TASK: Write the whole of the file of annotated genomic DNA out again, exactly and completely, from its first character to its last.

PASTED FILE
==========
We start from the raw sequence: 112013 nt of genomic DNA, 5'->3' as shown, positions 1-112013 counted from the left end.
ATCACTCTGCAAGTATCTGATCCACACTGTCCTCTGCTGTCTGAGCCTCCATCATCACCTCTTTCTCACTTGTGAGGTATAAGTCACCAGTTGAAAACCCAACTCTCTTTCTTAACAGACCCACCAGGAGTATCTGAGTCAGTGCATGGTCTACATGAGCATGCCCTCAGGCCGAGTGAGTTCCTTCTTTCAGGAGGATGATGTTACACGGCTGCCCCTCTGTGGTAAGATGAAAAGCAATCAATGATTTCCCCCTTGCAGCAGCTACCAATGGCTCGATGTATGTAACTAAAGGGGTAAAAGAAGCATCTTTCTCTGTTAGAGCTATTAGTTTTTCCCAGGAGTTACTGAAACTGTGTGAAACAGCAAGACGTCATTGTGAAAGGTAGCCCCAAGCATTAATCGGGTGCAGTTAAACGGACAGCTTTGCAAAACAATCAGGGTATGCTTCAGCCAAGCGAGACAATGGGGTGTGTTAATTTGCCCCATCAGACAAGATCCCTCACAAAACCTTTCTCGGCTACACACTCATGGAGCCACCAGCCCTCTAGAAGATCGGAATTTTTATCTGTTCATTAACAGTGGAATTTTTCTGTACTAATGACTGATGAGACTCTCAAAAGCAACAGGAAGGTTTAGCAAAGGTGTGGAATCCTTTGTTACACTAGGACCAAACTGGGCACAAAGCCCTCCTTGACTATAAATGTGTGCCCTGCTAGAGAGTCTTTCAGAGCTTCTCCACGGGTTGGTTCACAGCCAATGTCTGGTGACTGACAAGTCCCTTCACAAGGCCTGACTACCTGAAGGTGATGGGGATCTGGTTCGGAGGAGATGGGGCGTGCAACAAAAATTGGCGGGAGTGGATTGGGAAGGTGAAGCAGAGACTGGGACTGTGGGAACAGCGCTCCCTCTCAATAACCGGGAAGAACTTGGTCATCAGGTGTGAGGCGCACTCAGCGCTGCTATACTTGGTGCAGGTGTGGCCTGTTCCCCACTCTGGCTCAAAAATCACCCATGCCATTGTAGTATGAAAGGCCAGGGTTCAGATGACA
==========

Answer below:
We start from the raw sequence: 112013 nt of genomic DNA, 5'->3' as shown, positions 1-112013 counted from the left end.
ATCACTCTGCAAGTATCTGATCCACACTGTCCTCTGCTGTCTGAGCCTCCATCATCACCTCTTTCTCACTTGTGAGGTATAAGTCACCAGTTGAAAACCCAACTCTCTTTCTTAACAGACCCACCAGGAGTATCTGAGTCAGTGCATGGTCTACATGAGCATGCCCTCAGGCCGAGTGAGTTCCTTCTTTCAGGAGGATGATGTTACACGGCTGCCCCTCTGTGGTAAGATGAAAAGCAATCAATGATTTCCCCCTTGCAGCAGCTACCAATGGCTCGATGTATGTAACTAAAGGGGTAAAAGAAGCATCTTTCTCTGTTAGAGCTATTAGTTTTTCCCAGGAGTTACTGAAACTGTGTGAAACAGCAAGACGTCATTGTGAAAGGTAGCCCCAAGCATTAATCGGGTGCAGTTAAACGGACAGCTTTGCAAAACAATCAGGGTATGCTTCAGCCAAGCGAGACAATGGGGTGTGTTAATTTGCCCCATCAGACAAGATCCCTCACAAAACCTTTCTCGGCTACACACTCATGGAGCCACCAGCCCTCTAGAAGATCGGAATTTTTATCTGTTCATTAACAGTGGAATTTTTCTGTACTAATGACTGATGAGACTCTCAAAAGCAACAGGAAGGTTTAGCAAAGGTGTGGAATCCTTTGTTACACTAGGACCAAACTGGGCACAAAGCCCTCCTTGACTATAAATGTGTGCCCTGCTAGAGAGTCTTTCAGAGCTTCTCCACGGGTTGGTTCACAGCCAATGTCTGGTGACTGACAAGTCCCTTCACAAGGCCTGACTACCTGAAGGTGATGGGGATCTGGTTCGGAGGAGATGGGGCGTGCAACAAAAATTGGCGGGAGTGGATTGGGAAGGTGAAGCAGAGACTGGGACTGTGGGAACAGCGCTCCCTCTCAATAACCGGGAAGAACTTGGTCATCAGGTGTGAGGCGCACTCAGCGCTGCTATACTTGGTGCAGGTGTGGCCTGTTCCCCACTCTGGCTCAAAAATCACCCATGCCATTGTAGTATGAAAGGCCAGGGTTCAGATGACA